That doesn't matter. Since your name is not on the mortgage, you do not have a legal obligation to pay it. Since your name is not on the deed, you do not have a legal obligation to pay property taxes either. So you also can't claim property taxes.

 We consider ourselves 50/50 owners even though my name isn't on the deed or mortgage.

The IRS would most likely consider exactly the opposite, since physical action was taken by you, voluntarily, to divest yourself of any legal obligations to the property by removing your name from the deed, as well as the mortgage.

Your brother, the actual legal owner, can claim the mortgage interest and property taxes though, regardless of who may have paid it, since he is the only one legally obligated to pay it.

 

Highlighted
Level 14

Can I claim mortgage interest deduction if my name is not on the mortgage or deed but I paid all the payments and live at the house with my brother. We are 50/50 owners

@FuzzBuzz - - The lending institution is required to issue Form 1098 only to the payer of record.  The payer of record is the individual carried on the institution's books and records as the principal borrower.   See page 3 of this reference:

https://www.irs.gov/pub/irs-pdf/i1098.pdf

 

In whose name was the 1098 issued during the six years in which you made all the payments?  During those years who (if anybody) deducted the mortgage interest?

**Answers are correct to the best of my ability but do not constitute tax or legal advice.**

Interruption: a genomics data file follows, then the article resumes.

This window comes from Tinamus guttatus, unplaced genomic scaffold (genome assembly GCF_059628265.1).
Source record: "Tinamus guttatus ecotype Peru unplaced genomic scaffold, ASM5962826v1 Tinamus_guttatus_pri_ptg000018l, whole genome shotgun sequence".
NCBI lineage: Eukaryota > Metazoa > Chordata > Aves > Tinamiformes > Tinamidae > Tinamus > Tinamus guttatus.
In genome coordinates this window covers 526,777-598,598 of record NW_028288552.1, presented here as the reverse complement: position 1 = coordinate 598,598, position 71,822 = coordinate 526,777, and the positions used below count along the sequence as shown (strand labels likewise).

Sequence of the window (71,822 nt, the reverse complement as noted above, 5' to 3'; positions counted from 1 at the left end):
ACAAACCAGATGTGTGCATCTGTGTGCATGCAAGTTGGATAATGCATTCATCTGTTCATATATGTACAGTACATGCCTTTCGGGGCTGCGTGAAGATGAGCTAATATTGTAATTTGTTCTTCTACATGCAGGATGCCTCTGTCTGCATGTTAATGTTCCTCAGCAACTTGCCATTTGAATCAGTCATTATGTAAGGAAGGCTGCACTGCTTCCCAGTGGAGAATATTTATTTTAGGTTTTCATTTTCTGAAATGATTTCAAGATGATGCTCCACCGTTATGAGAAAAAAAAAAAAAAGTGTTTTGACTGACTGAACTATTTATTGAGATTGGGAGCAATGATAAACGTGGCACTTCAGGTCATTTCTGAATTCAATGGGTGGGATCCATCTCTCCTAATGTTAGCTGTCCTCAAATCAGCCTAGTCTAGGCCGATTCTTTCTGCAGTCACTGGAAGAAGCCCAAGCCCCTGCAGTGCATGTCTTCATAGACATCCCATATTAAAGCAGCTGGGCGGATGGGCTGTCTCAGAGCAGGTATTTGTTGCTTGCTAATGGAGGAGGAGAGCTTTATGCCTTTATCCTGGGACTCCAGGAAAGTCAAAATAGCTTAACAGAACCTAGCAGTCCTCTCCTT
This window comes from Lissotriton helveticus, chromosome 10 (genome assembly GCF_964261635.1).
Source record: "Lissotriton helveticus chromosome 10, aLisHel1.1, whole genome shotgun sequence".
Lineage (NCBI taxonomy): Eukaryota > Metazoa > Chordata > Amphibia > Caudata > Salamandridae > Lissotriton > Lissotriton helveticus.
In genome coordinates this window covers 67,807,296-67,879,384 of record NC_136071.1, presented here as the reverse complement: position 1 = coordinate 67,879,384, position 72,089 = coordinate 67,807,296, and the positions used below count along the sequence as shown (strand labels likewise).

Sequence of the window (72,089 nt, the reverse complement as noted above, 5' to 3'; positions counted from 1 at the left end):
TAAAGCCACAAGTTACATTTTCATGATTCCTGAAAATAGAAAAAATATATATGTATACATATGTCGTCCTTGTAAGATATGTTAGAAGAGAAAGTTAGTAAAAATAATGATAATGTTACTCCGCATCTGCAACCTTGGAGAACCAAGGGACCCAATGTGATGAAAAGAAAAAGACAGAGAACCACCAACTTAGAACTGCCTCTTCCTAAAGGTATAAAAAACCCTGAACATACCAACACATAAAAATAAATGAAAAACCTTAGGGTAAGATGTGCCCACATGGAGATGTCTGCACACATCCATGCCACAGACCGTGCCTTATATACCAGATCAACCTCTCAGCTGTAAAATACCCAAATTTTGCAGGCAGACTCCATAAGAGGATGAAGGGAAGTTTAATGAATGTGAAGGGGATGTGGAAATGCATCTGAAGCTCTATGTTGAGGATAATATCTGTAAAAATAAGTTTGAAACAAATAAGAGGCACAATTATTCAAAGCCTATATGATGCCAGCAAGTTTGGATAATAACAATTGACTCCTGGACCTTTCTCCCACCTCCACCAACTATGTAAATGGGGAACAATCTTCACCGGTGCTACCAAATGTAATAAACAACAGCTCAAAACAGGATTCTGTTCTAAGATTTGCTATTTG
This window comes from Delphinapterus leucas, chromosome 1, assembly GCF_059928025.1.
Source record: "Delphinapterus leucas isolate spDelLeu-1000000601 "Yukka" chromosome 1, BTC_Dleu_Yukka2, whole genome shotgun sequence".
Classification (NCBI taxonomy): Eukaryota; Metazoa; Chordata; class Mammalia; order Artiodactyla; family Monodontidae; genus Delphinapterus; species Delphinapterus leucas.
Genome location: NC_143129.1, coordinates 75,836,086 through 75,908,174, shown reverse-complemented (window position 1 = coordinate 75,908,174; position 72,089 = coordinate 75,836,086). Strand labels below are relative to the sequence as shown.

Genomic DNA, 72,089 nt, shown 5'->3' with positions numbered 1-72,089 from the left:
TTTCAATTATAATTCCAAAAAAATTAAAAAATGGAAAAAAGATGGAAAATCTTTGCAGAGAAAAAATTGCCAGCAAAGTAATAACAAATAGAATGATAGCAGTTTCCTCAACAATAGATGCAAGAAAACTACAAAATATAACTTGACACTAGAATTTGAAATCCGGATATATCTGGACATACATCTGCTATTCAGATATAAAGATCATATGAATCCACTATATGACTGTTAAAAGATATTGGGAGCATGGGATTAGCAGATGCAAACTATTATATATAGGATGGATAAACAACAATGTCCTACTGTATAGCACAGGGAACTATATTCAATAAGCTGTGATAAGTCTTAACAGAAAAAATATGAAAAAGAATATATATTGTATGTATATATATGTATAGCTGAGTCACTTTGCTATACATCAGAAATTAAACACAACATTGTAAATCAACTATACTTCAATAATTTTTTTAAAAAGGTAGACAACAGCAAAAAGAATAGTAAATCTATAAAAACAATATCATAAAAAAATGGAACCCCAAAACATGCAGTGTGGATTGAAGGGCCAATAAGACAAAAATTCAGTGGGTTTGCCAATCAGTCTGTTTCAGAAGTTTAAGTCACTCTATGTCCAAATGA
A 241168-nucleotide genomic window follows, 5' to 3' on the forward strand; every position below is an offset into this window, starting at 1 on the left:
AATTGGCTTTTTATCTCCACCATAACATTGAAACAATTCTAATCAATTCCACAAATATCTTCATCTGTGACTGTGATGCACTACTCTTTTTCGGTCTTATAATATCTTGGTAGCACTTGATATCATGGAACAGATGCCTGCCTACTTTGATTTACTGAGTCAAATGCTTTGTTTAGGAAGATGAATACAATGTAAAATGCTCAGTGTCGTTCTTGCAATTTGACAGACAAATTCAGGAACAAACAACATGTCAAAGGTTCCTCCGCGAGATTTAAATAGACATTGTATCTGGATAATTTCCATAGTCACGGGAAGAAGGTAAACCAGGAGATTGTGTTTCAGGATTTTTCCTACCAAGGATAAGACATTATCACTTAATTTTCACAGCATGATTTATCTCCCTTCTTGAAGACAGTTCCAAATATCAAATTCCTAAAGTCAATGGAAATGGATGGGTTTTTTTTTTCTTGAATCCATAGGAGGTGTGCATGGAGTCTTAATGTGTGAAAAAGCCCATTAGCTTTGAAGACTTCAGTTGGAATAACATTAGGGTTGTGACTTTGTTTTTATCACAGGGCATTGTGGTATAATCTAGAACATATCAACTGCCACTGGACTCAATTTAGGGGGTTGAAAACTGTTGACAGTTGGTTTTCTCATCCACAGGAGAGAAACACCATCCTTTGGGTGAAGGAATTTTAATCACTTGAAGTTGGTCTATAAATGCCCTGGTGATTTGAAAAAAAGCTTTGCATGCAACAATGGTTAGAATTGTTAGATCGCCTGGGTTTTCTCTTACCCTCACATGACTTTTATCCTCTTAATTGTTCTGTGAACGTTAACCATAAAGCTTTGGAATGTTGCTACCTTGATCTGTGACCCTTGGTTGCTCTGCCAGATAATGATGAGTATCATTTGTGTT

Highlighted
Level 15

Can I claim mortgage interest deduction if my name is not on the mortgage or deed but I paid all the payments and live at the house with my brother. We are 50/50 owners


@FuzzBuzz wrote:

My friend passed away. He left everything he had to me. I’m the Administrator, executorand the benefactor of his estate. I a sense, I am him. 
The bank refused to send me a 1098 mortgage interest statement because the original owner of the loan passed away. They said the IRS doesn’t require them to do so. Is this true? I paid the loan on time for six years at a whopping 12.5% interest. 


You probably need legal and tax help from a competent estate law attorney and a competent accountant.

 

This is what should have happened:

 

When your friend passed away, you go to court to present the will for probate and be named the administrator or executor of the estate.  You file a final tax return for your friend (as your friend's administrator) that reports all his income and deductions up until the day he died.  If your friend had income after he died, that income is paid to his estate, which is a different legal and tax entity from your friend, and files a separate estate tax return if it has taxable income.